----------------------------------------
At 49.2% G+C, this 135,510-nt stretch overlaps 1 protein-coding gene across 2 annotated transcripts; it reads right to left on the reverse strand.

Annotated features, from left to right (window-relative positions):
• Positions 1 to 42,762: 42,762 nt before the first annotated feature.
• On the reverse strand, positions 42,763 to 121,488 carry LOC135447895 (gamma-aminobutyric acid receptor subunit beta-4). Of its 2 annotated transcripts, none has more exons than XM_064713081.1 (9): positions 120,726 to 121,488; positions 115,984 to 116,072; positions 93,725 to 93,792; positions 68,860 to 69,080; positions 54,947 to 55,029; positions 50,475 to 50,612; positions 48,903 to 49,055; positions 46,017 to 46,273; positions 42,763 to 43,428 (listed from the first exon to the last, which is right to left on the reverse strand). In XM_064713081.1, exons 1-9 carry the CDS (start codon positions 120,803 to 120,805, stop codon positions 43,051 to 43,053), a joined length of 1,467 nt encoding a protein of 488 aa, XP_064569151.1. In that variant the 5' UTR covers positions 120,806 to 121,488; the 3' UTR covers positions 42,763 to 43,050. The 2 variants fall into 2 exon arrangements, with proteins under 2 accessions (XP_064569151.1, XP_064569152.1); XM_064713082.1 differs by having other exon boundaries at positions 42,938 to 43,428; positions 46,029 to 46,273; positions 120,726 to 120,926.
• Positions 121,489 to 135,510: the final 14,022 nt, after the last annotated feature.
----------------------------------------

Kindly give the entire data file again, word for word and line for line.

At 49.2% G+C, this 135,510-nt stretch overlaps 1 protein-coding gene across 2 annotated transcripts; it reads right to left on the reverse strand.

Annotated features, from left to right (window-relative positions):
• Positions 1 to 42,762: 42,762 nt before the first annotated feature.
• On the reverse strand, positions 42,763 to 121,488 carry LOC135447895 (gamma-aminobutyric acid receptor subunit beta-4). Of its 2 annotated transcripts, none has more exons than XM_064713081.1 (9): positions 120,726 to 121,488; positions 115,984 to 116,072; positions 93,725 to 93,792; positions 68,860 to 69,080; positions 54,947 to 55,029; positions 50,475 to 50,612; positions 48,903 to 49,055; positions 46,017 to 46,273; positions 42,763 to 43,428 (listed from the first exon to the last, which is right to left on the reverse strand). In XM_064713081.1, exons 1-9 carry the CDS (start codon positions 120,803 to 120,805, stop codon positions 43,051 to 43,053), a joined length of 1,467 nt encoding a protein of 488 aa, XP_064569151.1. In that variant the 5' UTR covers positions 120,806 to 121,488; the 3' UTR covers positions 42,763 to 43,050. The 2 variants fall into 2 exon arrangements, with proteins under 2 accessions (XP_064569151.1, XP_064569152.1); XM_064713082.1 differs by having other exon boundaries at positions 42,938 to 43,428; positions 46,029 to 46,273; positions 120,726 to 120,926.
• Positions 121,489 to 135,510: the final 14,022 nt, after the last annotated feature.